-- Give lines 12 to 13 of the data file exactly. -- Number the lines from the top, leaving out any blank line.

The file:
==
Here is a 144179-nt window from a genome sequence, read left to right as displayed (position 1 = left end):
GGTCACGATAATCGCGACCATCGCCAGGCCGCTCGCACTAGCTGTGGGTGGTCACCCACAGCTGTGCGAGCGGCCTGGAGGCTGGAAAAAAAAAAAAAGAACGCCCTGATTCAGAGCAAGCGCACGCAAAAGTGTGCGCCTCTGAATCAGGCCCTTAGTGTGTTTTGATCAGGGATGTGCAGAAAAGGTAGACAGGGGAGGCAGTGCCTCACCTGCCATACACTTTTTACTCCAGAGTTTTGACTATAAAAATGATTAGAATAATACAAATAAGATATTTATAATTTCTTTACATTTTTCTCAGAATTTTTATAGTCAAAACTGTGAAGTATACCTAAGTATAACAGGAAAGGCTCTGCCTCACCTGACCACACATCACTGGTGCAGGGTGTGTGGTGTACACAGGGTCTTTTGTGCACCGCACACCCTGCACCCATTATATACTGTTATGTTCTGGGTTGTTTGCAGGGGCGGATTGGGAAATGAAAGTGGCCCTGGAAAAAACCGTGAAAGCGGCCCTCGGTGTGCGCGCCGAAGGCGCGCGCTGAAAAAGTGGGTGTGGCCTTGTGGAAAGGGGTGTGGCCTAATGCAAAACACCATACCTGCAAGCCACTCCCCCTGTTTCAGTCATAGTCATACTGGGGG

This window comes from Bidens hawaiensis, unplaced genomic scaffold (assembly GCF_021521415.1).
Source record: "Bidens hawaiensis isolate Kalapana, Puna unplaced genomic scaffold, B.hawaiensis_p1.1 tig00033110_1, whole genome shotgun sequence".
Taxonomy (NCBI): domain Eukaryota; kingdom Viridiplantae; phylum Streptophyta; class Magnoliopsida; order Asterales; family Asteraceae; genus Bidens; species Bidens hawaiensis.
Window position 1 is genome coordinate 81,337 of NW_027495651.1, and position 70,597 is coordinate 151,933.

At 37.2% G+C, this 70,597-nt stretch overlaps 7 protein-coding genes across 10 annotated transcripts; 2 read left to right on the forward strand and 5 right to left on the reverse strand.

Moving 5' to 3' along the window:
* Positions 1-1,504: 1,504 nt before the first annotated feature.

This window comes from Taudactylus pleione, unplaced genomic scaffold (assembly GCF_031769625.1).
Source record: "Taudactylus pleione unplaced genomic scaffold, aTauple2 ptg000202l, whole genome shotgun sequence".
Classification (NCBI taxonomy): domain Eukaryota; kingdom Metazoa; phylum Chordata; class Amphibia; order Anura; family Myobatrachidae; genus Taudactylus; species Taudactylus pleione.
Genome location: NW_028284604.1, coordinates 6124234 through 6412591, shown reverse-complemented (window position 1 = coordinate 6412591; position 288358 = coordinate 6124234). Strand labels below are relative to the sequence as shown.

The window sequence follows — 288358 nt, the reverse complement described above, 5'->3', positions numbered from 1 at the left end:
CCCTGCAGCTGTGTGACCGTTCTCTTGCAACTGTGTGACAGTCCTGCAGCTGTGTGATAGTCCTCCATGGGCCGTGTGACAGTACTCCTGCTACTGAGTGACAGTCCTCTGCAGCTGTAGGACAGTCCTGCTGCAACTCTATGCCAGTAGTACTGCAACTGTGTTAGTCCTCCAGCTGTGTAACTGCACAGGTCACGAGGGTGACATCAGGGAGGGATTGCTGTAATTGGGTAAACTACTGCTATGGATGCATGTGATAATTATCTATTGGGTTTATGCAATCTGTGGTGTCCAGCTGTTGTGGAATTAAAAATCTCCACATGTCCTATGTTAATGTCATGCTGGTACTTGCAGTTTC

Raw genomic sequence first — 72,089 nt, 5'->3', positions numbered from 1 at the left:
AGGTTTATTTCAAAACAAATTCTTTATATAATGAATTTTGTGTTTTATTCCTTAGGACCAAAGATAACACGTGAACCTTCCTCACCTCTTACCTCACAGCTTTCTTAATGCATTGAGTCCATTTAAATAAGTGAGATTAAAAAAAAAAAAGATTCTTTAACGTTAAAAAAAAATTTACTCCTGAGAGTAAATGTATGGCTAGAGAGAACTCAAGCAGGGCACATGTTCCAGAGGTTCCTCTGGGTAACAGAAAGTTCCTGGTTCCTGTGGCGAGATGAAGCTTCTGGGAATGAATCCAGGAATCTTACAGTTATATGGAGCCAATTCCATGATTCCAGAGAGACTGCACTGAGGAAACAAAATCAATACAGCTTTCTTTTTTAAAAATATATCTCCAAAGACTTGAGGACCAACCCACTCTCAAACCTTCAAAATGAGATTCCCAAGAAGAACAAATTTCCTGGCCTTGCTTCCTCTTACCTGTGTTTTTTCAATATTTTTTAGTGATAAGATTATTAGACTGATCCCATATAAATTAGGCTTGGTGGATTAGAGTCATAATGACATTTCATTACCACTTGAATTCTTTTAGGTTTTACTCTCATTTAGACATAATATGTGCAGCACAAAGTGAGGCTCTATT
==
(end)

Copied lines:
Classification (NCBI taxonomy): domain Eukaryota; kingdom Metazoa; phylum Chordata; class Amphibia; order Anura; family Myobatrachidae; genus Taudactylus; species Taudactylus pleione.
Genome location: NW_028284604.1, coordinates 6124234 through 6412591, shown reverse-complemented (window position 1 = coordinate 6412591; position 288358 = coordinate 6124234). Strand labels below are relative to the sequence as shown.